This is a true story from 18 months ago and ever since I’ve learned that to make things happen, I need to write it down.
I was looking down. Focusing on my feet. Trying to ignore the mounting hurt in my lungs. Damn this hill is steep. Slowly, after the longest 10 minutes, I pushed over the top, aghhhhh. I was awash with relief from exertion…everything relaxed. Then it hit me. That’s it! A breakthrough idea for work! This will solve everything. Relaxing into the rest of my weekly run I stopped thinking about work, I enjoyed the moment, and I promptly forgot what was without doubt my best idea ever!
Now I’m sure the idea wasn’t as good as it seemed but who knows? Now, during a run, I assign each idea I have to a finger and write them down as soon as I get home. Once you write it down you don’t forget it (but you can decide it’s actually a terrible idea). This is the focus of my insight this week and something I’m doubling down on for 2020 as a practice.
|Fishermen can often exaggerate their catch – so theres a rule – if you don’t measure it, don’t say it. We’re all busy people and can often forget things with everything going on around us, so I think our rule should be – if you don’t write it, it doesn’t happen. The point is that we discuss a lot in meetings, good ideas and plans. But, unless we write key things down we run the risk of forgetting them and then spending 1/2 our time re-discussing next time. Here are six reasons I think we should all work on writing more stuff down:|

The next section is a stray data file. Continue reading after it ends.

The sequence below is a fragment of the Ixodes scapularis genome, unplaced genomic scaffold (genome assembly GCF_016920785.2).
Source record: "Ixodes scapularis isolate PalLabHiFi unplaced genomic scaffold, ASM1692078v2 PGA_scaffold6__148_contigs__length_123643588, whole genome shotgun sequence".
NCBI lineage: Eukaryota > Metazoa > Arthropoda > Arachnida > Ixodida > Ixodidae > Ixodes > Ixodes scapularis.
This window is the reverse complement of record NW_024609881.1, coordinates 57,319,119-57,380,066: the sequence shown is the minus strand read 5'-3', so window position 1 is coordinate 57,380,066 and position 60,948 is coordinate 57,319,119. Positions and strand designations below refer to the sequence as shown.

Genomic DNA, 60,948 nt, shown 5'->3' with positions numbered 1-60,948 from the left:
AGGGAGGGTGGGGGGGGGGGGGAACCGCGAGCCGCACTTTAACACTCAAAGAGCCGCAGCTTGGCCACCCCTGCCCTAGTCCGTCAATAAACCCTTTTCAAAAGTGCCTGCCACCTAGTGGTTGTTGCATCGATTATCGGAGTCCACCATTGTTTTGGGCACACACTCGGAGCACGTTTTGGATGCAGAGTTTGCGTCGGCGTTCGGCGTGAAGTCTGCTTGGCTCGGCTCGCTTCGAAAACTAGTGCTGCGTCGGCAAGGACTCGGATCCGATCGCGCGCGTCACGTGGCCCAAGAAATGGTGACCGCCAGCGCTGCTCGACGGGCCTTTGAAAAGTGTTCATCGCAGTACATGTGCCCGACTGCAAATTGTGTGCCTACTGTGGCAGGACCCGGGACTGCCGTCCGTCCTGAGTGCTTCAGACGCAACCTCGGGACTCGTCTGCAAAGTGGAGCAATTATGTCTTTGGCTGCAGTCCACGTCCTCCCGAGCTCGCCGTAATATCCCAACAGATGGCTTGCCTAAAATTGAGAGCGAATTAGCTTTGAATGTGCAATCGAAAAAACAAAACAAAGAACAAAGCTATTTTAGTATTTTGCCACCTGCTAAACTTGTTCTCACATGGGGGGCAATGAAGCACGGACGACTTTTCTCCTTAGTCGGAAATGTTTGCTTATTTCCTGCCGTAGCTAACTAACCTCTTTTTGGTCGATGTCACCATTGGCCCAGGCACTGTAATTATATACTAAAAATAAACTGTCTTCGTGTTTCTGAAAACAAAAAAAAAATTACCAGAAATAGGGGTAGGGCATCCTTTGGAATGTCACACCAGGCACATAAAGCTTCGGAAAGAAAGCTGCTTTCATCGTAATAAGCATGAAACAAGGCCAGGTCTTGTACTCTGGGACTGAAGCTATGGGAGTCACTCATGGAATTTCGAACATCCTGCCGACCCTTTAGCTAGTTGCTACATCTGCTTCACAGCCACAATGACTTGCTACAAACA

1) The Ziegarnik effect. Unfinished work or thoughts stay active in our brain. This is the stuff that keeps us awake at night. Writing down your last thoughts and next steps settles this process and satisfies your brain – welcome to a better sleep.
2) Writing clears your thinking. Nine times out of ten my brilliant ideas look terrible when I write them down. It forces you to think, clarify and improve.
3) Work is complex. Theres so much information for us to keep in working memory. Writing it down free’s our capacity.
4) Working in an agile manner. Short sprints of focused effort requires more not less discipline to stay on track. Without writing down decisions and agreements things turn into a mess faster than in a traditional work arrangement.
5) Cultures and world views. Each person in an organisation brings different frameworks and perceptions. Our communication benefits from slowing down and carefully articulating where we are coming from – and we learn more.
6) It reduces rework and avoidable complexity. How often do we spend 3/4 of our time in a meeting agreeing and aligning on what we are talking about? This can be dramatically reduced if one person writes and shares the context first to get the conversation on the same plane. You can still disagree and propose something else but everyone is standing in the same place to have that debate from.
I’d love to hear your reasons, practices and improvements on this.
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